By Morgan Stringer
The Lafayette County Relay for Life has raised more than $60,000 last year, and continues to raise money due to the efforts of volunteers and donors, including Lafayette County Relay for Life Chair Dyanne McCord of Oxford.
This year, the goal is $70,000. The 2015 Lafayette County Relay for Life will be on May 1 at 6 p.m., according to the Relay for Life website.
McCord became involved in Relay for Life when a friend was diagnosed with breast cancer.
“She lost her battle,” said McCord. “The medication affected her heart.”
Later, McCord’s mother had throat cancer, and she fought her own battle with skin cancer. Fortunately, it was caught in time.
“Cancer affects everyone,” she said. “Look around you. How many people do you know that have been affected by cancer? Some people have a compassion for different things. The American Cancer Society is mine.”
Relay for Life raises money for research with different activities. McCord will register for the Lafayette County Relay for Life in January, so she can prepare and plan for the relay in May.
Illuminaries, bags lit with candles that have the names of loved ones who have or have had cancer written on them, are sold to raise money. Sky lanterns are also sold. They are similar to illuminaries, except sky lanterns are balloons that are released into the night sky.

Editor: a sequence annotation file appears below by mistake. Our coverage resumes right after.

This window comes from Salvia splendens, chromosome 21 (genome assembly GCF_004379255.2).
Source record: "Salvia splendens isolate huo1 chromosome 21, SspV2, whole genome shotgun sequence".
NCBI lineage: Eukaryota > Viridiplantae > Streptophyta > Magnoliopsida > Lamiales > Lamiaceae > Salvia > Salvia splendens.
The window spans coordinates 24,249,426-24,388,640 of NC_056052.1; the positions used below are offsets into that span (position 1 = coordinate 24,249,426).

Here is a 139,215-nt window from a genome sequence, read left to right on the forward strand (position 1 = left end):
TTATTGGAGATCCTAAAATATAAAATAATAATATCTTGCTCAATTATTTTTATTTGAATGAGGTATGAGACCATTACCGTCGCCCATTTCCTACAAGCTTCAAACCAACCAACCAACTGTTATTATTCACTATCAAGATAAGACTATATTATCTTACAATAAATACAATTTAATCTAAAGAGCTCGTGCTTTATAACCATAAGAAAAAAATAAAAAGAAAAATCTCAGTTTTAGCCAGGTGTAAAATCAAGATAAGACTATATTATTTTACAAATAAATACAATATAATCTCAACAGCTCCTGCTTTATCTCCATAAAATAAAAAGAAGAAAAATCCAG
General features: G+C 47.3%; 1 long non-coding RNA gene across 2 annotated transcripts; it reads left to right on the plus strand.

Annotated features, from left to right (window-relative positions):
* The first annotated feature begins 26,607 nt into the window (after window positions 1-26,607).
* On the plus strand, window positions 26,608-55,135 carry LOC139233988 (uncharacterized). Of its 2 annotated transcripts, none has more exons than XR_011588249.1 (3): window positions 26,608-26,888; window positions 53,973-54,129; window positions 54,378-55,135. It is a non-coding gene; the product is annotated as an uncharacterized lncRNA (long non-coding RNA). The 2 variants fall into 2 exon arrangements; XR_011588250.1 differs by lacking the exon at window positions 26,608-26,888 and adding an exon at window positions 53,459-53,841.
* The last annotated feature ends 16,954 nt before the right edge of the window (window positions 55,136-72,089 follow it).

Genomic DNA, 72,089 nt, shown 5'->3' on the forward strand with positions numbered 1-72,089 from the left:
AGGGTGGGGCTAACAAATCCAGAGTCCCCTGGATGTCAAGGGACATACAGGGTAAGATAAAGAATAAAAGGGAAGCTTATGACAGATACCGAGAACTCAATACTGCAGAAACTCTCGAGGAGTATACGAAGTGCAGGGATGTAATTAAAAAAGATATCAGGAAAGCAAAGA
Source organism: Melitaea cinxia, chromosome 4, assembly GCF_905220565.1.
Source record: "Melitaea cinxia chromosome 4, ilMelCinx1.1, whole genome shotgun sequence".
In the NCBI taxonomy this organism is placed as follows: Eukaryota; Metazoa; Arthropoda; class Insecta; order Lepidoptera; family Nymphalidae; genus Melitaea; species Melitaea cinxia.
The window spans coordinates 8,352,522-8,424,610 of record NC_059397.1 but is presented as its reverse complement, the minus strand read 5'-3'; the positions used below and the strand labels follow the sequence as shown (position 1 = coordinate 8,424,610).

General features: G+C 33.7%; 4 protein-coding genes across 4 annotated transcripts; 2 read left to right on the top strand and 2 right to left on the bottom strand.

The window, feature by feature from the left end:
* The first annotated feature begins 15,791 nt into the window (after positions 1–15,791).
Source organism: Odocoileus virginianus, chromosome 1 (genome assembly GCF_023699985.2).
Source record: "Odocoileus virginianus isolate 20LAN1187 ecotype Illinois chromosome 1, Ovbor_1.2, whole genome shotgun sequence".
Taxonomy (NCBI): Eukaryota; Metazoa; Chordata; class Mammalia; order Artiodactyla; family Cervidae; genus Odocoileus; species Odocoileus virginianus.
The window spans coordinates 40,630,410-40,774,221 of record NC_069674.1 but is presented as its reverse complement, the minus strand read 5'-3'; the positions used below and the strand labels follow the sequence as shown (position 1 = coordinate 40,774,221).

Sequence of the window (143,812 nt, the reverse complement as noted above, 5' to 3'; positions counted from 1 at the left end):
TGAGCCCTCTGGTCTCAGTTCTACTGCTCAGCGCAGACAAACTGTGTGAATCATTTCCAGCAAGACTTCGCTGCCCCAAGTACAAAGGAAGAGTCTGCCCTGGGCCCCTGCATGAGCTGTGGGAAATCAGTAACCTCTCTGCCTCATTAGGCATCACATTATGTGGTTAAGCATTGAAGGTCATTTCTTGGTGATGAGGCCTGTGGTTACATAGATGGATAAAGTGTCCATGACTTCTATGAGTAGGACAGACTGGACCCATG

Other activities included face-painting, bounce castles, dunking booths and food sales.
McCord said there are other activities, throughout the year, such as corn-in-hole tournaments and bunko tournaments that the American Cancer Society sponsors to raise money.
Area restaurants will also donate a percentage of their profits on certain days.
McCord said the Lafayette County Relay for Life has a cancer survivor dinner on site. The first lap of the Relay is walked by survivors. The second lap is reserved for caregivers of loved ones with cancer.
I like to focus on wonderful volunteers and survivors, said Vic Sullivan, a specialist for the Relay for Life Mid-South Division of the American Cancer Society.
Afterwards, others join the relay.
“We like to have one team member from each team on the track at all times,” said McCord.
The Lafayette County Relay for Life attracts many people.
“Most people come because they had a relative or a really close friend with cancer,” said McCord.